“While many have tried challenging someone like Geoff Snider in recent seasons, very, very rarely did a player ask to fight Tim O’Brien. He was truly feared, which in a sport as tough and hard nosed as lacrosse isn’t necessarily easy to pull off. He may search for some uninterested or unwilling soul on the floor, but it’s never for personal reasons with Timmy, it’s almost always to undo a wrong he saw against one of his own.” – Paul Tutka
35% of votes
Philadelphia Wings (07-10), Calgary Roughnecks (2011)
Known equally as much for his sublime face-offs skills and two-way play, Geoff Snider has been considered by many to be the best fighter in the sport since taking down the previously undefeated Chris Kinnear in the WLA (twice in one summer), transferring that title to the NLL with high profile wins against the likes of Troy Bonterre, Drew Candy, Rory Smith and Paul Dawson over his four-year pro career. Not your typical heavyweight, Snider only standing at 5′11″, but the current Fight Club king can give and take a punch better than almost anyone in the sport’s history, known for edging out TKO wins at the tail end of cardio killer scraps. Snider and O’Brien have danced only once, far from a classic, but with both playing for Canadian based NLL rosters now, 2011 may finally see them throwdown like we’ve all been waiting for. Separated by only a few votes in today’s poll, a decisive win during the upcoming NLL season might finally crown the true champ past just speculation.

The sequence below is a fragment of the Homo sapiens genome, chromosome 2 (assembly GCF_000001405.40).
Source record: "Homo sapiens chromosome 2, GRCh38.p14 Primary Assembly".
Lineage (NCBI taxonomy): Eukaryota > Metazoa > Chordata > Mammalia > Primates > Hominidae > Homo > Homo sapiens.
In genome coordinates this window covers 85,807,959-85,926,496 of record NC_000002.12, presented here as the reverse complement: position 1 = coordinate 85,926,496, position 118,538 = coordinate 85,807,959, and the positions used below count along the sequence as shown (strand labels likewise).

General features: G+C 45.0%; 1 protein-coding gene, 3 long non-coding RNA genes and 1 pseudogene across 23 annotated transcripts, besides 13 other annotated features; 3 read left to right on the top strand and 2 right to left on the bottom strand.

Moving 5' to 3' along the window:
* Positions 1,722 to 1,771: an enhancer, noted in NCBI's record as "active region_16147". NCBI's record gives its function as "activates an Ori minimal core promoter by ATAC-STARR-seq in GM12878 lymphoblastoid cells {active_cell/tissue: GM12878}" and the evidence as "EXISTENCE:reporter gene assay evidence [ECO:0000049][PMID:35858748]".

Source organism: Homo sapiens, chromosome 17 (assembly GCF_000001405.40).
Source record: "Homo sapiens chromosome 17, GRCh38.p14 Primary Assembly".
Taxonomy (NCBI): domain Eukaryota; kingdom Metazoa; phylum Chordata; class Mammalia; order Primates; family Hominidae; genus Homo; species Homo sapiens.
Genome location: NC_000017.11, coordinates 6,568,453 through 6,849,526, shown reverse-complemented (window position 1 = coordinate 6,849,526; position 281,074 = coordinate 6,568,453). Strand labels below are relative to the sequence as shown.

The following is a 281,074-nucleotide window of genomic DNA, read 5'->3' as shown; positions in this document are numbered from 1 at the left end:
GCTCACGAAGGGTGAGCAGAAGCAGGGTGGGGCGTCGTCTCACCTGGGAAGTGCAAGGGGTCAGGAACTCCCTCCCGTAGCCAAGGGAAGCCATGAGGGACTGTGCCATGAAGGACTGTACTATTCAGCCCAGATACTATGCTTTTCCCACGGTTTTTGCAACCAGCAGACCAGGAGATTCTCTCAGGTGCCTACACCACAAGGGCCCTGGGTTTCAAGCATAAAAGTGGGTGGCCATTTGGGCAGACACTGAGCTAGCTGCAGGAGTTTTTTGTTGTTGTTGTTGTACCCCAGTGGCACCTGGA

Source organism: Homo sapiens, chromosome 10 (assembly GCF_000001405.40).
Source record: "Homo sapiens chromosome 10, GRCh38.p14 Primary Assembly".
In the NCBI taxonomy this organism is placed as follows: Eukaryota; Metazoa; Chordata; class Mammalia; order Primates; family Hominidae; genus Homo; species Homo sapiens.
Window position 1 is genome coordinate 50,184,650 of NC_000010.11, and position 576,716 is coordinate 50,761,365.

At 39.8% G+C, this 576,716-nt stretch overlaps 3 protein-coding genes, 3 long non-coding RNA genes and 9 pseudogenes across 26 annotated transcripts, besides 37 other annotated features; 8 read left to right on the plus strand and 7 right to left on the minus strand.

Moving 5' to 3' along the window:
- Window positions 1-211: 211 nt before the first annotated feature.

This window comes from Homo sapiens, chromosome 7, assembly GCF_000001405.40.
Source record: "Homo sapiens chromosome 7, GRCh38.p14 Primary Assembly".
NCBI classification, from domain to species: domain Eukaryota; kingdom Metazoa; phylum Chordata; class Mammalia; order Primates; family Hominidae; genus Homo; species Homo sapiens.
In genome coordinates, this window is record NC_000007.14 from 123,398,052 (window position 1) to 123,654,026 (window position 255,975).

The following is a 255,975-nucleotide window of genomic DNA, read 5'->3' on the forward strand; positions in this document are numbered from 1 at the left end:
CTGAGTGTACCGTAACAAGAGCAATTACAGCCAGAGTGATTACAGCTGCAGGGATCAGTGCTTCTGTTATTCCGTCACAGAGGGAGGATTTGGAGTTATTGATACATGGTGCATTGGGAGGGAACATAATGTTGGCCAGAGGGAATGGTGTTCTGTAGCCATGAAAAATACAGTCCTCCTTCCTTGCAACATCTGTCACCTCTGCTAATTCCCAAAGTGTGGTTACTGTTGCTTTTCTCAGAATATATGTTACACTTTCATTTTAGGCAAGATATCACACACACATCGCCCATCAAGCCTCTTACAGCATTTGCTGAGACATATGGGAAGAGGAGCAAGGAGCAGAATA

“Geoff Snider, but Rory Smith has the ability to be the best for sure with a title shot coming.” – Steve Toll
“Tough one. Geoff Snider’s near the top just because he’s so fresh in everyone’s memories. Tim O’Brien got it done in a beautiful way, Dan Ladouceur has to count because of sheer size, Rory Smith is crafty, and guys like Andy Ogilvie were just straight-up power strength. I can’t use the criteria of ‘who would I not want to face’ because I don’t wanna face any of them! There are a bunch of great fighters, so I suppose the question to ask here is, which fighter is the most fun to watch? For that, I gotta go with Snider. He’s balls to the wall when he’s not fighting, will drop his mitts to spark a fire for the team, then celebrate a victory with fans on his way to the box. Snider’s my choice as best fighter.” – Bob Chavez